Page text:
Saturday, April 5, 2008

New Issue: Arbitration: The International Journal of Arbitration, Mediation and Dispute Management

The latest issue of Arbitration: The International Journal of Arbitration, Mediation and Dispute Management (Vol. 74, no. 1, February 2008) is out. Contents include:

  • Michael McIlwraith & Roland Schroeder, The view from an international arbitration customer: in dire need of early resolution
  • Justin Michaelson & Gordon Blanke, Anti-suit injunctions and the recoverability of legal costs as damages for breach of an arbitration agreement
  • Nicholas Tse & Natasha Peter, Confronting the matrix: do the IBA Rules require amendment to deal with the challenges posed by electronically stored information?
  • Stephen Hardy, ADR’s coming of age in the work place
  • Peter Gillies, Forum non conveniens in the context of international commercial arbitration
  • Steven Caplow, Arbitration class action waivers in the United States and Canada
  • Emanuela Lecchi & Michael Cover, Arbitrating competition law cases
  • Quentin Tannock, Public policy as a ground for setting aside an award: is Zimbabwe out of step?
  • Sam Luttrell, The enforcement of foreign arbitral awards in Indonesia: a comment on Karaha Bodas Co. LLC v Perusahaan Pertambangan Minyak Dan Gas Bumi Negara

Friday, April 4, 2008

Stephens, et al.: International Human Rights Litigation in U.S. Courts

Beth Stephens (Rutgers Univ., Camden - Law), Judith Chomsky (Center for Constitutional Rights), Jennifer Green (Center for Constitutional Rights), Paul Hoffman (Schonbrun DeSimone Seplow Harris and Hoffman LLP), & Michael Ratner (Center for Constitutional Rights) have published the second revised edition of International Human Rights Litigation in U.S. Courts (Martinus Nijhoff Publishers 2008). Here's the abstract:

Written by leading human rights litigators and theorists, this treatise offers a comprehensive analysis of human rights litigation in U.S. courts under the Alien Tort Statute and related provisions, including jurisprudential complexities and litigation guidance. The book includes discussion of the Alien Tort Statute, the Torture Victim Protection Act, and less common jurisdictional bases. The issues raised by suing corporations are also discussed. Separate chapters address lawsuits against the U.S. and foreign governments. A section on defenses includes analysis of topics such as immunities, forum non conveniens, and the intervention of the executive branch. The final section discusses litigation strategies.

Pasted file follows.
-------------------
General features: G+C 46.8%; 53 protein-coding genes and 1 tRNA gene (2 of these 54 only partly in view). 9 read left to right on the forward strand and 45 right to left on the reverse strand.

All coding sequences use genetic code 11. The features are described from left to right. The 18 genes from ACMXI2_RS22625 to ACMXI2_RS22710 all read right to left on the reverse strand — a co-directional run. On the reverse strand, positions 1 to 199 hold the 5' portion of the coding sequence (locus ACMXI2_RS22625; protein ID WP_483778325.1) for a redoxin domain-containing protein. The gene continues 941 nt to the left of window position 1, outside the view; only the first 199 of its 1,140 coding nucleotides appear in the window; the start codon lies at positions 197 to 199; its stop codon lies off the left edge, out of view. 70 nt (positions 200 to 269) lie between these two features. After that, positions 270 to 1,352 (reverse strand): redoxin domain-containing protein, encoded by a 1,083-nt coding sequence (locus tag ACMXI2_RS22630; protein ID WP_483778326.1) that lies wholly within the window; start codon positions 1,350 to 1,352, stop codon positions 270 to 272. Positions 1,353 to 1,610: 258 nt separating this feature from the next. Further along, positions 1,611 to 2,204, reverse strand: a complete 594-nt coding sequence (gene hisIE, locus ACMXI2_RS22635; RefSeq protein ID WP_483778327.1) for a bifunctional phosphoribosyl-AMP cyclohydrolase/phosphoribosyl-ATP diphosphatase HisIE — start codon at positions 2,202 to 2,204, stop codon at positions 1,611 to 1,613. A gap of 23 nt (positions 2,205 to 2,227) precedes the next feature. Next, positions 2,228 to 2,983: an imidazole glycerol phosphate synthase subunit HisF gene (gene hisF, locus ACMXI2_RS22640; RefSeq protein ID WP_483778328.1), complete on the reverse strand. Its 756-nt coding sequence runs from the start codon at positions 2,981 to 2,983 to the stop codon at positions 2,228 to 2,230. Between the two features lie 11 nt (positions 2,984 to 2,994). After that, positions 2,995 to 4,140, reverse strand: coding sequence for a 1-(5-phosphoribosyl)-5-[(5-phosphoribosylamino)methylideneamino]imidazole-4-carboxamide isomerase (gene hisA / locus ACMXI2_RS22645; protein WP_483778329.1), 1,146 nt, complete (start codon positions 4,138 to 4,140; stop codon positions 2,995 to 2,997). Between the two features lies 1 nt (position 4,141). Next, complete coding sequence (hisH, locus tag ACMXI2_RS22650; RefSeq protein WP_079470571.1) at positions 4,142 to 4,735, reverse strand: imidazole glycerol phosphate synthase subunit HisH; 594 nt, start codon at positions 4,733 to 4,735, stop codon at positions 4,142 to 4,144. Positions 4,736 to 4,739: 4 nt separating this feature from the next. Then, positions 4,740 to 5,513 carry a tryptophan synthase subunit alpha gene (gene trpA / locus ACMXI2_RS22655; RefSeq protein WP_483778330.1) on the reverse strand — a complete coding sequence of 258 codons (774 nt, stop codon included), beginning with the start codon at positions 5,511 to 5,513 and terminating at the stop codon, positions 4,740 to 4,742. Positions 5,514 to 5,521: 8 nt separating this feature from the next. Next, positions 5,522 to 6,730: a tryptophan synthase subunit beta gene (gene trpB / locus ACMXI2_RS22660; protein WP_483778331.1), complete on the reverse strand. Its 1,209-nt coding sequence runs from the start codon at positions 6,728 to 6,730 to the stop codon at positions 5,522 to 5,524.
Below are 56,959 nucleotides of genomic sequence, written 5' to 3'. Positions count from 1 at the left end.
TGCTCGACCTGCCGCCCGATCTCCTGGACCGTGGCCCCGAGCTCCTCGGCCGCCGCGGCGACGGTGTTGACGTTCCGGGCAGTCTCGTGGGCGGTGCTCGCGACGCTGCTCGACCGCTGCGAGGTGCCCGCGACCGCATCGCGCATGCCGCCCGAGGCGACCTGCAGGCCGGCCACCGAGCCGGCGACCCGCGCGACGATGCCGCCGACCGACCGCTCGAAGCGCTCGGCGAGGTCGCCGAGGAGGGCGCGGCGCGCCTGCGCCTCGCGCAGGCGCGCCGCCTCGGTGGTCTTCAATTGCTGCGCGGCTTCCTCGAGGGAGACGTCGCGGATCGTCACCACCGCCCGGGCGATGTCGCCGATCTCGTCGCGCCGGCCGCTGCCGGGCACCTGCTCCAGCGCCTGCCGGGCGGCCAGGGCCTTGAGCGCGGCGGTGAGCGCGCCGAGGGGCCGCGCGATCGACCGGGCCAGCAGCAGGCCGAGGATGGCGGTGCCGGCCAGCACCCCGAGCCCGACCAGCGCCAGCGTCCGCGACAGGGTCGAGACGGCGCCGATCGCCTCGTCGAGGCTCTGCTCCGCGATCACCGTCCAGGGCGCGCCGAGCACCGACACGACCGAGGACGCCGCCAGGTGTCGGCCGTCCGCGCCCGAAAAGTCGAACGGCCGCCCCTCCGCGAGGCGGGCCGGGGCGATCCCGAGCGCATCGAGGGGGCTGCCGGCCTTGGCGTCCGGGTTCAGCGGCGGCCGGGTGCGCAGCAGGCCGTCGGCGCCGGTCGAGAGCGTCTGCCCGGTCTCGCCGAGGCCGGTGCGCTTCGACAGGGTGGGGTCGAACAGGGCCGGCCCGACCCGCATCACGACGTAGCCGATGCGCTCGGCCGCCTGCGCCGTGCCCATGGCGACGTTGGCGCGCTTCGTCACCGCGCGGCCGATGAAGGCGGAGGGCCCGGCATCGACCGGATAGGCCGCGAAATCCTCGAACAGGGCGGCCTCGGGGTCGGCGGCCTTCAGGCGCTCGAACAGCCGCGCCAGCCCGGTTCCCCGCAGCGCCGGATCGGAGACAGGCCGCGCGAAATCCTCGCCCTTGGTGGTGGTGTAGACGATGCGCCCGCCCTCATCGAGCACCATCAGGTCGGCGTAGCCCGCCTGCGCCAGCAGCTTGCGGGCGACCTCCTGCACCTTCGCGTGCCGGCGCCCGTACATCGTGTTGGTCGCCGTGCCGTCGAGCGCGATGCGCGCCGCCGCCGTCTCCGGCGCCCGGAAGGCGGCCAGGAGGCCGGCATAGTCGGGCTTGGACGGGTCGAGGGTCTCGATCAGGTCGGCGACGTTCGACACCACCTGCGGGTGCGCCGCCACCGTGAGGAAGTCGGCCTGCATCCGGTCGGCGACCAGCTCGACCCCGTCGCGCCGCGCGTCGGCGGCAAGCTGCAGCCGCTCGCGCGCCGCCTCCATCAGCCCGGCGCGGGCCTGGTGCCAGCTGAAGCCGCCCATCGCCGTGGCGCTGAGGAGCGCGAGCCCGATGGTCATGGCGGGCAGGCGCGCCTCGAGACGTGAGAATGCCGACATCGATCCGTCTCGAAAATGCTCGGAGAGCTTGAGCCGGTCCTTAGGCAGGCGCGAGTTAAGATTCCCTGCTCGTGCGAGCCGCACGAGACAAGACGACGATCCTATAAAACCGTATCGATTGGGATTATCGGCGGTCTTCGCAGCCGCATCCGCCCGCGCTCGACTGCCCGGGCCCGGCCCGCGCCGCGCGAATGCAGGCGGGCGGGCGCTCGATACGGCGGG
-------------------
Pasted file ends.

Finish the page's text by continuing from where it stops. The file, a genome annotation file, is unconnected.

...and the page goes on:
New Issue: International Organization

The latest issue of International Organization (Vol. 62, no. 2, Spring 2008) is out. Contents include:
  • Richard Price, Moral Limit and Possibility in World Politics
  • Judith Kelley, Assessing the Complex Evolution of Norms: The Rise of International Election Monitoring
  • Vincent Pouliot, The Logic of Practicality: A Theory of Practice of Security Communities
  • Ben W. Ansell, Traders, Teachers, and Tyrants: Democracy, Globalization, and Public Investment in Education
  • Bumba Mukherjee & David Andrew Singer, Monetary Institutions, Partisanship, and Inflation Targeting
  • Celeste Montoya, The European Union, Capacity Building, and Transnational Networks: Combating Violence Against Women Through the Daphne Program

Dupuy & Vierucci: NGOs in International Law: Efficiency in Flexibility?

Pierre-Marie Dupuy (European Univ. Institute - Law) & Luisa Vierucci (Univ. of Florence - Law) have published NGOs in International Law: Efficiency in Flexibility? (Edward Elgar Publishing 2008). Contents include:
  • Christine Bakker & Luisa Vierucci, Introduction: A Normative or Pragmatic Definition of NGOs?
  • Emanuele Rebasti, Beyond Consultative Status: Which Legal Framework for an Enhanced Interaction between NGOs and Intergovernmental Organizations?
  • Olivier de Frouville, Domesticating Civil Society at the United Nations
  • Valentina Bettin, NGOs and the Development Policy of the European Union
  • Attila Tanzi, Controversial Developments in the Field of Public Participation in the International Environmental Law Process
  • Luisa Vierucci, NGOs Before International Courts and Tribunals
  • Cesare Pitea, The Legal Status of NGOs in Environmental Non-compliance Procedures: An Assessment of Law and Practice
  • Pierre-Marie Dupuy, Conclusion: Return on the Legal Status of NGOs and on the Methodological Problems which Arise for Legal Scholarship

New Issue: New York University Journal of International Law and Politics

The latest issue of the New York University Journal of International Law and Politics (Vol. 40, no. 2, Winter 2008) is out. Contents include:
  • Christopher M. Bruner, Culture, Sovereignty, and Hollywood: UNESCO and the Future of Trade in Cultural Products
  • Susan Rose-Ackerman & Benjamin Billa, Treaties and National Security
  • Kristi Samuels, Constitution-Building During the War on Terror: The Challenge of Somalia

New Issue: Rivista di Diritto Internazionale

The latest issue of the Rivista di Diritto Internazionale (Vol. 90, no. 3, 2007) is out. Contents include:
  • C. Focarelli, I limiti dello jus cogens nella giurisprudenza più recente
  • M. Arcari, Sviluppi in tema di tutela dei diritti di individui iscritti nelle liste dei comitati delle sanzioni del Consiglio di sicurezza
  • P. Palchetti, Azioni di forze istituite o autorizzate dalle Nazioni Unite davanti alla Corte europea dei diritti dell'uomo: i casi Behrami e Saramati